Mercury(II) hydride

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Mercury(II) hydride
Names
IUPAC name
Mercury(II) hydride
Other names
Mercurane
Mercuric hydride
Identifiers
Jmol-3D images Image
Properties
HgH
2
Molar mass 202.61 g mol−1
Related compounds
Related compounds
Zinc hydride
Except where otherwise noted, data are given for materials in their standard state (at 25 °C [77 °F], 100 kPa).
Infobox references

Mercury(II) hydride (systematically named mercurane(2) and dihydridomercury) is an inorganic compound with the chemical formula HgH
2
(also written as [HgH
2
]
). Bulk mercury(II) hydride is a white solid, which is stable up to −125 °C (−193 °F). The vapour is photosensitive and colourless, with few other known qualitative descriptors. It has no economic uses, and is produced entirely as an academic curiosity.

History[edit]

It is suspected that in 1951, mercury(II) hydride was synthesised for the first time by Wiberg et al, by the ethereal reaction of mercury(II) iodide and lithium tetrahydroaluminate. In 1993 Legay-Sommaire announced HgH2 production in cryogenic argon and krypton matrices with a KrF laser.[1] In 2004, solid HgH2 was definitively synthesised and consequentially analysed, by Xuefeng Wang and Lester Andrews, by direct matrix isolation reaction of excited mercury with molecular hydrogen.[2] In 2005, gaseous HgH2 was synthesised by Alireza Shayesteh et al, by the direct gas-phase reaction of excited mercury with molecular hydrogen at standard temperature;[3] and Xuefeng Wang and Lester Andrews[2] determined the structure of solid mercury HgH2, to be a molecular solid.

Chemical properties[edit]

Acidity[edit]

The two-coordinate hydridomercury group (-HgH) in hydridomercury complexes such as mercury(II) hydride can accept an electron-pair donating ligand into the molecule by adduction:[2]

[HgH
2
]
+ L → [HgH
2
L]

Because of this acceptance of the electron-pair donating ligand (L), mercury(II) hydride has Lewis-acidic character.

Structure[edit]

In solid mercury(II) hydride, the HgH2 molecules are connected by mercurophilic bonds. Trimers and a lesser proportion of dimers are detected in the vapour. Unlike solid zinc(II), and cadmium(II) hydride, which are network solids, solid mercury(II) hydride is a covalently bound molecular solid. This is due to relativistic effects, which also accounts for the relatively low decomposition temperature of -125°C.[4]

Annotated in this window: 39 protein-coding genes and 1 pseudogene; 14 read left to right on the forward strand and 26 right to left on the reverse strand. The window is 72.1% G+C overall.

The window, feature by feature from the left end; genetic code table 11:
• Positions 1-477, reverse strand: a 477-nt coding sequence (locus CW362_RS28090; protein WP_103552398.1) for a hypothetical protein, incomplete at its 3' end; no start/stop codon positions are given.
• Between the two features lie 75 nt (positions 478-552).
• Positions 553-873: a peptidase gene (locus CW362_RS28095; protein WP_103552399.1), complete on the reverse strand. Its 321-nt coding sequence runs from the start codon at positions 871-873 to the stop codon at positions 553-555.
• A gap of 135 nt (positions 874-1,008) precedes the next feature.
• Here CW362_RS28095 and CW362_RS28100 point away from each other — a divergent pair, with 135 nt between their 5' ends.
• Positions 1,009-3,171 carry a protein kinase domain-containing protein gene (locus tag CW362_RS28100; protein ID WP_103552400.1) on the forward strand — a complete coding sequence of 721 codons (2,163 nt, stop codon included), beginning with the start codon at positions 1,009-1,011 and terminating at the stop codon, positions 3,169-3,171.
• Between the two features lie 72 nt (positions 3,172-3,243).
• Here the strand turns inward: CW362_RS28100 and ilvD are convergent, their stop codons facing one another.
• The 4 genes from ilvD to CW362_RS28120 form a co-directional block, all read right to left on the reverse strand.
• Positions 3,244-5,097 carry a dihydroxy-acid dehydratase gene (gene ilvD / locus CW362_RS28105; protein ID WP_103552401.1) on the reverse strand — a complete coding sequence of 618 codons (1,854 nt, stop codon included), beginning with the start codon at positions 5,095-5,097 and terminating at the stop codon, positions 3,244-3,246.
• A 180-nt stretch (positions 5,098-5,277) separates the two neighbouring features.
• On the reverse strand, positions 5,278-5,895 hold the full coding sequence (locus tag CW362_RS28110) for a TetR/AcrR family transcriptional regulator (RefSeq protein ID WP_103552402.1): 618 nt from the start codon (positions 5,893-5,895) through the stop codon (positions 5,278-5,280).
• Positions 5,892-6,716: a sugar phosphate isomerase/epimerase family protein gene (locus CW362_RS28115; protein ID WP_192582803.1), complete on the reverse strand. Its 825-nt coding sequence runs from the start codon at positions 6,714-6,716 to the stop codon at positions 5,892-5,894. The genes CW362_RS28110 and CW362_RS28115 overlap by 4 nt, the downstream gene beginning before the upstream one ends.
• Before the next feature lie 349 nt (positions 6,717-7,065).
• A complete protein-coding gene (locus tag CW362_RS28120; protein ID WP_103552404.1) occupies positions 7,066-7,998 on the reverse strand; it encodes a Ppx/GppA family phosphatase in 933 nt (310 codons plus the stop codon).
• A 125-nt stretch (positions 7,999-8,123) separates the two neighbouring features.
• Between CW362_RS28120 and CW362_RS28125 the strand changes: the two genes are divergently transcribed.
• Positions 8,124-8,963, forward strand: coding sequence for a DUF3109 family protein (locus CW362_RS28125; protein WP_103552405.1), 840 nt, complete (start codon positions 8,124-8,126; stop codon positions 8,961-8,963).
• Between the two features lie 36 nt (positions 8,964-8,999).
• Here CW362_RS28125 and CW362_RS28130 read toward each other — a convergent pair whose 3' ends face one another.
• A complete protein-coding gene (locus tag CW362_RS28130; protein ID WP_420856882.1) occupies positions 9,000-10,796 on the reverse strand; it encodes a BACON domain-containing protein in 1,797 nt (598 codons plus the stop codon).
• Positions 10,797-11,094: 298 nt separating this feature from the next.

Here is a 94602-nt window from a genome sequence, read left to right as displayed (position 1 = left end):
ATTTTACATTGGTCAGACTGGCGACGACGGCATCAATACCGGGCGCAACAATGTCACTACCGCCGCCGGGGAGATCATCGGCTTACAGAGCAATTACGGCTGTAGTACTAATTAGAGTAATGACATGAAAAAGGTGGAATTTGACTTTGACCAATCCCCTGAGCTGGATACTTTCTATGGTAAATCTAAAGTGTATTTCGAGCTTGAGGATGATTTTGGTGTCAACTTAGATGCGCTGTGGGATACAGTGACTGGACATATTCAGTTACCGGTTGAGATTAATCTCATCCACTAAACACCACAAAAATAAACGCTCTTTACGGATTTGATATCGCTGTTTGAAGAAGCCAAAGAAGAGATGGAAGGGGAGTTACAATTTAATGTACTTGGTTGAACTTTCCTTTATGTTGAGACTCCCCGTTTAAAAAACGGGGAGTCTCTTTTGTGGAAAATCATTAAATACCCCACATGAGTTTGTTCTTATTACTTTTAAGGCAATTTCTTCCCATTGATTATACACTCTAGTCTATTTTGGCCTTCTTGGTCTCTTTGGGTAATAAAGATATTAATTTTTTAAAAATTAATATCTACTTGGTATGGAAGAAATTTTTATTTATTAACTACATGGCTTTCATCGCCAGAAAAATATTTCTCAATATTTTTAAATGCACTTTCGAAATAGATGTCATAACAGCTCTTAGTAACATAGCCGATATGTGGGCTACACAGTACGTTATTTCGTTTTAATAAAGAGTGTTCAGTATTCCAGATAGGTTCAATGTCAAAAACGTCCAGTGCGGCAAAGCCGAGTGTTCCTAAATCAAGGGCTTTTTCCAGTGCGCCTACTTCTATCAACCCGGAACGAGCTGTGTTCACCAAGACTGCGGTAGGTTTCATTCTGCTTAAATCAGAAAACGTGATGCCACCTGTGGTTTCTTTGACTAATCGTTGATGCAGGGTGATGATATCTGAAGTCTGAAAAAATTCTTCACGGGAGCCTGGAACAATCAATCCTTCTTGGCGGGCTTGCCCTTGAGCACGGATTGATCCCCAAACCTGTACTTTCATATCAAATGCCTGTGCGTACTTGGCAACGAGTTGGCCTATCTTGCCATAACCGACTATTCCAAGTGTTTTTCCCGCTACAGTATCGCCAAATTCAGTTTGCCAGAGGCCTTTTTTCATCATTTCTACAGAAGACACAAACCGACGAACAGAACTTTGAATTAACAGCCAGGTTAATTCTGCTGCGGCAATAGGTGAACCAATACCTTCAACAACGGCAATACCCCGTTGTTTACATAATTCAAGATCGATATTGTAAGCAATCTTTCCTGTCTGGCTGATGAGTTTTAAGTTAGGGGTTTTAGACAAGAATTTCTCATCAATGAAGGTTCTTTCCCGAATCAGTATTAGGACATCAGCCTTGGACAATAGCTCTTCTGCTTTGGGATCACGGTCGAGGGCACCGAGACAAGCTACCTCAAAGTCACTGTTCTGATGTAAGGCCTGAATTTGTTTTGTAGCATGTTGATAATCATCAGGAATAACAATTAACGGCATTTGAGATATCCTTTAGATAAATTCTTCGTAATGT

The HgH2 molecule is linear and symmetric in the form H-Hg-H. The bond length is 1.646543 Å. The antisymmetric stretching frequency, ν3 of the bond is 1912.8 cm−1, 57.34473 THz for isotopes 202Hg and 1H.[4] The energy needed to break the Hg-H bond in HgH2 is 70 kcal/mol. The second bond in the resulting HgH is much weaker only needing 8.6 kcal/mol to break. Reacting two hydrogen atoms releases 103.3 kcal/mol, and so HgH2 formation from hydrogen molecules and Hg gas is endothermic at 24.2 kcal/mol.[4]

Chemical reactions[edit]

Mercury(II) hydride undergoes the typical chemical reactions of a molecular metal hydride. Upon treatment with a standard acid, mercury(II) hydride converts to a mercury salt and elemental hydrogen.[citation needed] Oxidation of mercury(II) hydride gives mercury(II) oxide.[citation needed] When heated above −124 °C (−191 °F), it decomposes into elemental mercury and hydrogen:[2]

HgH
2
→ Hg + H2

Biochemistry[edit]

Alireza Shayesteh et al conjectured that bacteria, containing mercuric reductase, such as Escherichia coli, can in theory reduce soluble mercury compounds to volatile HgH2, which should have a transient existence in nature.

Production[edit]

Hydride generation[edit]

Mercury(II) hydride can be produced by hydride generation. In this process, mercury(II) and tetrahydroborate or tetrahydroaluminate ions react to produce mercury(II) hydride according to the following equation:

Hg2+
+ 2 MH
4
HgH
2
+ 2 MH
3
(M = B or Al)

Direct synthesis[edit]

Mercury(II) hydride can also be generated by direct synthesis from the elements in the gas phase or in cryogenic inert gas martices:[4]

Hg → Hg*
Hg* + H
2
→ [HgH
2
]*
[HgH
2
]*HgH
2

This requires excitation of the mercury atom to the 1P or 3P state, as groundstate, atomic mercury does not insert into the dihydrogen bond.[4] Excitation is accomplished by means of an ultraviolet-laser,[1] or elecgtric discharge.[4] The initial yield is high; however, due to the product being in an excited state, a significant amount dissociates rapidly into mercury(I) hydride, then back into the initial reagents:

[HgH
2
]* → HgH + H
HgH → Hg + H
2 H → H
2

This is the preferred method for matrix isolation research. Besides mercury(II) hydride, it also produces other mercury hydrides in lesser quantities, such as the mercury(I) hydrides (HgH and Hg2H2).

References[edit]

  1. ^ a b Legay-Sommaire, N.; F. Legay (1993). "Photochemistry in Hg doped matrices. Infrared spectra of mercury hydrides: HgH2, HgD2, HHgD, HgD". Chemical Physics Letters 207 (2-3): 123–128. doi:10.1016/0009-2614(93)87001-j. ISSN 0009-2614. 
  2. ^ a b c d Wang, Xuefeng; Andrews, Lester (2005). "Mercury dihydride forms a covalent molecular solid". Physical Chemistry Chemical Physics 7 (5): 750. doi:10.1039/b412373e. ISSN 1463-9076. 
  3. ^ Shayesteh, Alireza; Yu, Shanshan; Bernath, Peter F. (2005). "Infrared Emission Spectra and Equilibrium Structures of Gaseous HgH2and HgD2". The Journal of Physical Chemistry A 109 (45): 10280–10286. doi:10.1021/jp0540205. ISSN 1089-5639. 
  4. ^ a b c d e f Shayesteh, Alireza; Shanshan Yu; Peter F. Bernath (2005). "Gaseous HgH2, CdH2, and ZnH2". Chemistry - A European Journal 11 (16): 4709–4712. doi:10.1002/chem.200500332. ISSN 0947-6539.